The court's 7-2 decision is an important, but modest victory for religious-rights advocates. It stops well short of saying that church schools have a right to public funds for teaching, for example.
Rather the justices decided the Missouri case by narrowly focusing on the fact that the preschool was turned down for a state grant for rubberizing its playground solely because it was run by a church.
The consequence may be only “a few extra scraped knees,” said Chief Justice
"The exclusion of Trinity Lutheran from a public benefit for which is it otherwise qualified, solely because it is a church, is odious to our Constitution all the same and cannot stand," he wrote in Trinity Lutheran vs. Comer.
His opinion included a footnote that said the court was ruling on religious discrimination "with respect to playground surfacing," not to other forms of religious discrimination in public funding. That seemed to limit the ruling's impact.
Justices Anthony M. Kennedy, Samuel A. Alito Jr. and Elena Kagan agreed entirely, while Justices Clarence Thomas and Neil M. Gorsuch agreed except for the footnote.
Justice Stephen Breyer also agreed with the outcome, but did not join either opinion. He said the government does not deny police and fire protection to churches, and the same applies to a "general program designed to improve the health and safety of children."
The court's two strongest liberals — Justices Sonia Sotomayor and Ruth Bader Ginsburg — dissented. Sotomayor faulted the court for holding "for the first time, that the Constitution requires the government to provide funding directly to a church."
Missouri had turned down the church's application for the playground grant by citing its state constitution, which forbids sending tax money to churches and church-run institutions.
Education Secretary Betsy DeVos said the decision "marks a great day for the Constitution and sends a clear message that religious discrimination in any form cannot be tolerated in a society that values the 1st Amendment."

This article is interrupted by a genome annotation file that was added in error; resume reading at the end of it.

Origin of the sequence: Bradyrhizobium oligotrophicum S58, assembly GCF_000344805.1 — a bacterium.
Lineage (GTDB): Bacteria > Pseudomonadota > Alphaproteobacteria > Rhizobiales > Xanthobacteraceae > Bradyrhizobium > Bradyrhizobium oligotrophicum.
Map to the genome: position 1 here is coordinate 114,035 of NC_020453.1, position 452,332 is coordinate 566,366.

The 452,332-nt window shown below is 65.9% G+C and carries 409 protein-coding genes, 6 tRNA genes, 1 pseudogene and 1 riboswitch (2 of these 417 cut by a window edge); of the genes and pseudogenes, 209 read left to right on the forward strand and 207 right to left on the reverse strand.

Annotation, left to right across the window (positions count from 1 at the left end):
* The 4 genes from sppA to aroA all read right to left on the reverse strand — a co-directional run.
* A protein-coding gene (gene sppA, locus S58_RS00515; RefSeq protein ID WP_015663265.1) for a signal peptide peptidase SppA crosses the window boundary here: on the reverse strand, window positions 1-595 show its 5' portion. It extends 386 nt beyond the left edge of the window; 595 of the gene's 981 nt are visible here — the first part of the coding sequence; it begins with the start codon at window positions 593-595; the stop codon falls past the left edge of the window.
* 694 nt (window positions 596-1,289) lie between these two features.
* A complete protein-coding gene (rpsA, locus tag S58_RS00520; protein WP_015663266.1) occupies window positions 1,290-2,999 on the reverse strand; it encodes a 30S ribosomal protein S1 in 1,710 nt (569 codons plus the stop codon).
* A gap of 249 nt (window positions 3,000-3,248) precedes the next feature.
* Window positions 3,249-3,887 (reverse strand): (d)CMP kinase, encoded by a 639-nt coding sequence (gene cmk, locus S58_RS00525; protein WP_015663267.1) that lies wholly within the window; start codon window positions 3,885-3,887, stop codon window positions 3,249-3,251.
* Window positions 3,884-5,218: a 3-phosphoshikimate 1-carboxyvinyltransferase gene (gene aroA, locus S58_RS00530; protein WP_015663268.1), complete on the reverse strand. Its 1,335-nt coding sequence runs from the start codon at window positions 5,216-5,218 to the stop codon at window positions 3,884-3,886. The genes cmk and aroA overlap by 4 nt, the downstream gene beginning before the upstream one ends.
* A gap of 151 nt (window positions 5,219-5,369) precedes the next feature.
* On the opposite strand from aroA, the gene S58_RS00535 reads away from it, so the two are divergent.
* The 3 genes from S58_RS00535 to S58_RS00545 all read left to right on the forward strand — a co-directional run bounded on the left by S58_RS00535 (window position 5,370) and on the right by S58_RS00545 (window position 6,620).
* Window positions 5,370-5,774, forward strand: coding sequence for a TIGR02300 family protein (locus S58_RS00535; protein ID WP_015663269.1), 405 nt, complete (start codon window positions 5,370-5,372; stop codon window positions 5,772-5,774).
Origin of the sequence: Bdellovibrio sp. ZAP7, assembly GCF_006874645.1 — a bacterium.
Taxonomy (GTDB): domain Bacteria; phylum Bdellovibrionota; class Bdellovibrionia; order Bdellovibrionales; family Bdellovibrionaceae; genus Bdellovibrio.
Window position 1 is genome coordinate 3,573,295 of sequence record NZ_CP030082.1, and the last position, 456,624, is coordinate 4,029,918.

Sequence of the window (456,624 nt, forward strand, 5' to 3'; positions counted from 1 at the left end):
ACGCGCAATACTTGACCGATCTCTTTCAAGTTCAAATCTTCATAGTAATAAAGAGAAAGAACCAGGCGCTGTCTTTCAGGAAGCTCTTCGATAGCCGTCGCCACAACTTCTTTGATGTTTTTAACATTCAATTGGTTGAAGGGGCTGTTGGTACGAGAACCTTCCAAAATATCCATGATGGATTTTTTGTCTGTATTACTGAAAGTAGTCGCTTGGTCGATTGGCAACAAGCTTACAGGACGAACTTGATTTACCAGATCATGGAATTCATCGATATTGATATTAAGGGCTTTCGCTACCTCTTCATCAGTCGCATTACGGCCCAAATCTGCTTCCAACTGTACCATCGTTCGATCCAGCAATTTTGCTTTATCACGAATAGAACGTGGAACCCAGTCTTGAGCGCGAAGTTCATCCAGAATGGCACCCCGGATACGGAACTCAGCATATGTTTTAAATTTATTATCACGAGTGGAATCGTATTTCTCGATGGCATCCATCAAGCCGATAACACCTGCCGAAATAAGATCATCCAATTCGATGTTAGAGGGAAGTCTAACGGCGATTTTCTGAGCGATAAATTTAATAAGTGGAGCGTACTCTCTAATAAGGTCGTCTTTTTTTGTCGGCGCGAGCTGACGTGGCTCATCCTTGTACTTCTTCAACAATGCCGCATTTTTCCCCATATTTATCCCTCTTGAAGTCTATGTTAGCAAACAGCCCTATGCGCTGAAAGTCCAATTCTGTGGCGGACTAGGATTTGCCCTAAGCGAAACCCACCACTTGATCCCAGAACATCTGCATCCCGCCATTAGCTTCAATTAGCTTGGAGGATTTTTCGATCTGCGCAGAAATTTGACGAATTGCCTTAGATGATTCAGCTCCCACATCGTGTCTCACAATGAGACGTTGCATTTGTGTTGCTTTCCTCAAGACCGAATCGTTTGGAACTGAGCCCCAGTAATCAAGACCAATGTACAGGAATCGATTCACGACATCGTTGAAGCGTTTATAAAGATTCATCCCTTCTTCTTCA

But Holly Hollman, counsel for the Baptist Joint Committee, said the ruling "upends precedent and adds confusion to the law. The decision does not create a free exercise right to government funding of religion, but it unnecessarily blurs the line that ensures religion flourishes on its own."
Daniel Mach, director of the ACLU's Program on Freedom of Religion and Belief, called the decision disappointing but limited. "Religious freedom should protect unwilling taxpayers from funding church property, not force them to foot the bill," he said.
Separately Monday, the court did not issue rulings on three pending cases involving immigration and the U.S. border.
In Hernandez vs. Mesa, the court in an unsigned opinion told the U.S. appeals court in New Orleans to take a second look at a border shooting case. The parents of a 15-year-old Mexican boy sued a U.S. border patrol agent who shot and killed the teenager when he was standing a few feet from the border on the Mexican side. The 5th Circuit had thrown out the parents' suit.
"The facts alleged in the complaint depict a disturbing incident resulting in a heartbreaking loss of life," the court said in sending the case back for a further hearing.
The court said it would rehear in the fall a Los Angeles case involving whether immigrants awaiting deportation can be jailed indefinitely, or instead have a right to a bond hearing after six months. The court's action suggests the eight justices were evenly split in Jennings vs. Rodriguez.
The court also said it will rehear the case of Sessions vs. Dimaya to decide whether noncitizens can be deported for an offense like breaking into an empty home because it may be deemed a "crime of violence."
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1:25 p.m.: This article was updated with details about other cases that the court did not decide.